By the Rev.T.T. Biddulph, Missionaries have to combat there, are

Minister of St. James's, Bristol,si. indeed affecting ; but, as nothing is too

Also the Report of the Commillie, SC. hard for the Lord, we may still hope

800 Price is. that their eyes will be opened, and Tur is the Fourth Anniversary this they will be turned rom darkness Sermon preached before a Missionary to right, and from the power of Satan Socierv jostituted by Evangelical

God. The letter from Dr. Members of the Established Church; Vanderkomp to the Directors is re- and who have directed their first atmark bly interesting; an extract from tention to the Susoo nation, in Africa. which we shall present to our readers Mr. Biddulph founds his exhortagon in the Inteligence.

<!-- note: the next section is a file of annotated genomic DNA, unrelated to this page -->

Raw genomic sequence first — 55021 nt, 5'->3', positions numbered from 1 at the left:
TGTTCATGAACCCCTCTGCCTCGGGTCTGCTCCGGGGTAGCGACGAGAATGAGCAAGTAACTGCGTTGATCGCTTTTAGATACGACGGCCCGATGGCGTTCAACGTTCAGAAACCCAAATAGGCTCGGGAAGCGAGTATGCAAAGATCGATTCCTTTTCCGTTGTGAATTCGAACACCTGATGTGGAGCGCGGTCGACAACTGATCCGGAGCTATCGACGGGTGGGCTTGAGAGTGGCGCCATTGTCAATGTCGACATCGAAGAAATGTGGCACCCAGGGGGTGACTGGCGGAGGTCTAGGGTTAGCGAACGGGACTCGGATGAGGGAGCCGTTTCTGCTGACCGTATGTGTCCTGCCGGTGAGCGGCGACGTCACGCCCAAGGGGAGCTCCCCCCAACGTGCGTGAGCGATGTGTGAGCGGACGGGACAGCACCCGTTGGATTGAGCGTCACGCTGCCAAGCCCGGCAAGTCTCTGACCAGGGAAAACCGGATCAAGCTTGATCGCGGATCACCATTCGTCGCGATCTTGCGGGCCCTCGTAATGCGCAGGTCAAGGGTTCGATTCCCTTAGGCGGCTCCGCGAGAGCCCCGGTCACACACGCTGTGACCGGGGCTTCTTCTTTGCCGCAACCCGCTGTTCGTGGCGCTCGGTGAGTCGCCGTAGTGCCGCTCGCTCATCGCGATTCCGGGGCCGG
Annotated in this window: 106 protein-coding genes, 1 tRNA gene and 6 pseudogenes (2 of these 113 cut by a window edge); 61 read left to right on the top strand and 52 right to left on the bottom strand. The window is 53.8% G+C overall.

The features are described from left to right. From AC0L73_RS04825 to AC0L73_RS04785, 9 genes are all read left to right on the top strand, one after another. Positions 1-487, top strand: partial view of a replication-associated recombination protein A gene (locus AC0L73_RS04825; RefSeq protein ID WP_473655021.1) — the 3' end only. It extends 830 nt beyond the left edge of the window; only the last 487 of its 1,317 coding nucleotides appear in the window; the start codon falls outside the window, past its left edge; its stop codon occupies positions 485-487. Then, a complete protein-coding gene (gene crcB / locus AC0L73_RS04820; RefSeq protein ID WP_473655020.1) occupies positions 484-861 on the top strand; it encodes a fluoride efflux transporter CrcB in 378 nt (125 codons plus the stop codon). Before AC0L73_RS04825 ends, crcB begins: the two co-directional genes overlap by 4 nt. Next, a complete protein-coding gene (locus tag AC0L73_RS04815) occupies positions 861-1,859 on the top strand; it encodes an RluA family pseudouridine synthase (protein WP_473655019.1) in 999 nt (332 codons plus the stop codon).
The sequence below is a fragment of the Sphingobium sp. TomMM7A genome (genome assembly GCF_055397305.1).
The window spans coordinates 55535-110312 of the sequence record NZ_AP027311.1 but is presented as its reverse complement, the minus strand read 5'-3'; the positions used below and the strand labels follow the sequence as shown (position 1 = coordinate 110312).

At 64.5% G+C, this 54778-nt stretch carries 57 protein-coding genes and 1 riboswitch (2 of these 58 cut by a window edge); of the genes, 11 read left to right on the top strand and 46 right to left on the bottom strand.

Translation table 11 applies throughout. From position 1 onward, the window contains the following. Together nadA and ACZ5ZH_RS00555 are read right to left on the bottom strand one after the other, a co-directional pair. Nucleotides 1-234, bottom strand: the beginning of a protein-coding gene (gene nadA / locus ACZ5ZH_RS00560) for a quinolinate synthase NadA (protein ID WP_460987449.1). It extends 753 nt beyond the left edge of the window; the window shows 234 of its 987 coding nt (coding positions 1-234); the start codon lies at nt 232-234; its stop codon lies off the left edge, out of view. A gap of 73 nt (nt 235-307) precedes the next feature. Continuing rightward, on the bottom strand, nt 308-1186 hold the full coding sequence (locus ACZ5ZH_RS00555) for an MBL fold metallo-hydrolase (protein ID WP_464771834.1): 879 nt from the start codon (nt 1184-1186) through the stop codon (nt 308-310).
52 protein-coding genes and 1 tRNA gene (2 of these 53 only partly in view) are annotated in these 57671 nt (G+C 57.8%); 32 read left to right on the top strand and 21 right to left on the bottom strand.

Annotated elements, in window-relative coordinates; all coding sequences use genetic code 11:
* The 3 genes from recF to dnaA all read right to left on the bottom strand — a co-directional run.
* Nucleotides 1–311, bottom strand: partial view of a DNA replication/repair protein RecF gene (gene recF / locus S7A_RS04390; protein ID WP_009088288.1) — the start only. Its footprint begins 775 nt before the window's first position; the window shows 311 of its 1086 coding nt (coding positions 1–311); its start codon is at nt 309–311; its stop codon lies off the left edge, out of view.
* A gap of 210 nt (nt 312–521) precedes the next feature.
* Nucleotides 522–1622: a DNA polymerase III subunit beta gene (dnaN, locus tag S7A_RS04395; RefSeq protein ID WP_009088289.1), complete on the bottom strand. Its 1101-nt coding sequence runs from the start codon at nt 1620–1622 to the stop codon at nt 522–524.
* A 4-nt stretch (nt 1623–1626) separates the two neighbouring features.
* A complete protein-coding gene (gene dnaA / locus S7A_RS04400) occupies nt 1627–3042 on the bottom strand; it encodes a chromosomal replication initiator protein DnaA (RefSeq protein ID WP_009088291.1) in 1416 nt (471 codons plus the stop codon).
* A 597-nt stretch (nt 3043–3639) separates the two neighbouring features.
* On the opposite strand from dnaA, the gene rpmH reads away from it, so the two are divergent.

to Missionary exertions on the goldea

rule in St. Matthew's yospel, chap. A Discourse deliver d at Poole, Dor

Therefore, all things whatset, july 6, 1104, immediately after soever ye would that men should do the Internent of the Rev. Edward to you, do ye even so to them ; for this Ashner, 11 A who died Juin 2, is the law and the prophets." He in the 70th year of his age. To first makes some general remarks on


vil. 12,